pcharles at aecom.yu.edu
Mon Oct 9 18:16:51 EST 1995
On Mon, 9 Oct 1995, Graeme Price wrote:
> In article <4599lo$72b$1 at mhafm.production.compuserve.com>, Don
> <100610.3343 at CompuServe.COM> wrote:
> > Can leukemia be contracted through a transfusion of blood from
> > someone who has leukemia? What about colds and flus?
> Influenza cannot be transmitted via blood, as the virus particles do not
> enter the blood stream in any number, and even if they did they would be
> neutralised by non-specific inhibitors in the serum rapidly.
The same is probably true for colds-- they are generally caused by
rhinoviruses, which also don't enter the blood stream to any great extent.
A more interesting scenario is the the transmission of leukemia. To that
question I would have to say "it depends." If the the donor had a leukemia
that was the result of infection with HTLV-I (Human T-cell Leukemia Virus
type I, causative agent of Adult T-cell Leukemia and Tropical Spastic
Paraparesis), then there is the very real possibility that the recipient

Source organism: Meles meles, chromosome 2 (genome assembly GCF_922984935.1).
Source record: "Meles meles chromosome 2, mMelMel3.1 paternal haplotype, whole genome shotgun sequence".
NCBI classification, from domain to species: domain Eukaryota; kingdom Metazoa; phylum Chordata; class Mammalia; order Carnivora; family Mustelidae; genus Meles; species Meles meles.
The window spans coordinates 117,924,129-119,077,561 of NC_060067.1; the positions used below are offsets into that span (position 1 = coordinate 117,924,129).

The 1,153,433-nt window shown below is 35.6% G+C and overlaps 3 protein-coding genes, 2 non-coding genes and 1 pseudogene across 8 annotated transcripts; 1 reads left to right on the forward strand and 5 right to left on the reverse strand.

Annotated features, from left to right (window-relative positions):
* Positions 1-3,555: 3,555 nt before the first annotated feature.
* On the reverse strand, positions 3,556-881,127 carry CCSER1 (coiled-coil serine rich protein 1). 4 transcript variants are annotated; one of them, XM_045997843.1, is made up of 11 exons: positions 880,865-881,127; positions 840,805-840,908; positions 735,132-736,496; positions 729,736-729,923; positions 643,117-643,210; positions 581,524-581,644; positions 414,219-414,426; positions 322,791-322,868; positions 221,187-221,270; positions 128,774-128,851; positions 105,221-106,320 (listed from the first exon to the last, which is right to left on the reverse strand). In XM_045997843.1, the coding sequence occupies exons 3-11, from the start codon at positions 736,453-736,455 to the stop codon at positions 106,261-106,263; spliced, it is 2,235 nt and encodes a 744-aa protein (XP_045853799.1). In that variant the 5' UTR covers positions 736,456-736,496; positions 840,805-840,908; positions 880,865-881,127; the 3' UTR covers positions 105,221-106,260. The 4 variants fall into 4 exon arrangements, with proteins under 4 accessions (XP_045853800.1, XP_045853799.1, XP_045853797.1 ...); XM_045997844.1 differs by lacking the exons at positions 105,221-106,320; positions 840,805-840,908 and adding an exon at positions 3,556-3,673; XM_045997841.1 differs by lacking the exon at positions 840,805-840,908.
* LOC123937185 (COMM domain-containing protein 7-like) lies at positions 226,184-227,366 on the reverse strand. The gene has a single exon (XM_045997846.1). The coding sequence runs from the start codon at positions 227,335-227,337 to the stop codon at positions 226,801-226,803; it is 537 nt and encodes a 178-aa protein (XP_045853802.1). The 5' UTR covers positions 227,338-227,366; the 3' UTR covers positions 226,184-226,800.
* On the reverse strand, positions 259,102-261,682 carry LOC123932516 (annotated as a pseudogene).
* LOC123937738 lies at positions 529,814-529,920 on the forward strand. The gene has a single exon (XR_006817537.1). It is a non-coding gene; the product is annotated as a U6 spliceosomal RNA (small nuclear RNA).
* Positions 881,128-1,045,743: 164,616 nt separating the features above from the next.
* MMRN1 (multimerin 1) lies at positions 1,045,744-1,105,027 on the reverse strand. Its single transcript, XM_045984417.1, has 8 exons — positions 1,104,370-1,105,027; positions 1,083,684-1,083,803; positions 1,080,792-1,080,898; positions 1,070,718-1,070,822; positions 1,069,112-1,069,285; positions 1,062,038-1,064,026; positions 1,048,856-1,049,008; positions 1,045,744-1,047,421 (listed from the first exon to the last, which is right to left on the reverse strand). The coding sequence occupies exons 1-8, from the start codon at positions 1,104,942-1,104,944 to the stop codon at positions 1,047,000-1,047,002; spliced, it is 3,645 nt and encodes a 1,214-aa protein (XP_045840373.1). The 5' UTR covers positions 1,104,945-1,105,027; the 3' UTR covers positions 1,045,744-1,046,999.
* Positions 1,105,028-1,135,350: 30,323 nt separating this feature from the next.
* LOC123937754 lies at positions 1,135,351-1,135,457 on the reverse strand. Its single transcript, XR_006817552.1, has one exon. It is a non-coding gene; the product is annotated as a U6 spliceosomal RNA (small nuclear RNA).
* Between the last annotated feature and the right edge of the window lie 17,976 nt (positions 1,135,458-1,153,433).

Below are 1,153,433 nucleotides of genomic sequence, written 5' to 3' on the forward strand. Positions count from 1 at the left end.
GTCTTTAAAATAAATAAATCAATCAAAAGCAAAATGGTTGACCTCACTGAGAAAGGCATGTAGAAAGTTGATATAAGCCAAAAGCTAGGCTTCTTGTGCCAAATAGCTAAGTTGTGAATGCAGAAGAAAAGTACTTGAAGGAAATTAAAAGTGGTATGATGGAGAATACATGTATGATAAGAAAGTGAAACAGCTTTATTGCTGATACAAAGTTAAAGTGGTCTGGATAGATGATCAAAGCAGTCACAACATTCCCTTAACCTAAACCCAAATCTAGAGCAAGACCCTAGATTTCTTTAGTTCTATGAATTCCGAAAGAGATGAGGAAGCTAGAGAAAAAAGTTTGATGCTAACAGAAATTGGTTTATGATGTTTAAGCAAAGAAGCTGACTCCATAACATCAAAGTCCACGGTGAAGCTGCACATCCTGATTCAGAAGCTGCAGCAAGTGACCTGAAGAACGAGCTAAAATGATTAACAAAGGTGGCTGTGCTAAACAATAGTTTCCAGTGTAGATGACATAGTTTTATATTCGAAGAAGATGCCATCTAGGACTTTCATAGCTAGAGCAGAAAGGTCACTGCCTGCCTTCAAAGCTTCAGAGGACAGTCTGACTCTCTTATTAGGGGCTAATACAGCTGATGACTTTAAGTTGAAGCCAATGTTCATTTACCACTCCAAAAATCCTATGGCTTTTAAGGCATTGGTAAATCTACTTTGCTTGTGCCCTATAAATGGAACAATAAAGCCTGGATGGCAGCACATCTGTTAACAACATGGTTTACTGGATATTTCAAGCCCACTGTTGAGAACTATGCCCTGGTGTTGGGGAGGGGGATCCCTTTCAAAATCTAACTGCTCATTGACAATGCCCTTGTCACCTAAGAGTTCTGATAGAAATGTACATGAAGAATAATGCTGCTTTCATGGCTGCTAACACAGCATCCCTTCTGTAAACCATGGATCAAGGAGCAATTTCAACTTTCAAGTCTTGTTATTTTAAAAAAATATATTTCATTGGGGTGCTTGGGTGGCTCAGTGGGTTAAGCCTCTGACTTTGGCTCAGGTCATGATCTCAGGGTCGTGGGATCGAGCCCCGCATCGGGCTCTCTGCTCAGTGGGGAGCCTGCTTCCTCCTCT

may also develope leukemia. The leukemia would be the result of the
virus (from the donor) infecting the recipient's T-cells, and would not be
the donor's leukemia cells proliferating in the recipient. If the donor
had a leukemia that was the result of some process other than the action
of an infectious agent, then the recipient's immune system should be able to
recognize and destroy the foriegn malignant cells. Unless, of course, the
recipient had some underlying immune deficiency. In that case, the donor
is more at risk of graft-versus-host disease than leukemia anyway. Sorry
about the digression, the answer is "yes," in some circumstances, it is
possible to contract leukemia from a blood transfusion. Keep in mind
that this is a *VERY* remote possibility-- HTLV-I is relatively uncommon in
the United States, and remains largely confined to intravenous drug abusers.
Peter Charles, PhD
Department of Pathology (Neuropathology)
Albert Einstein College of Medicine
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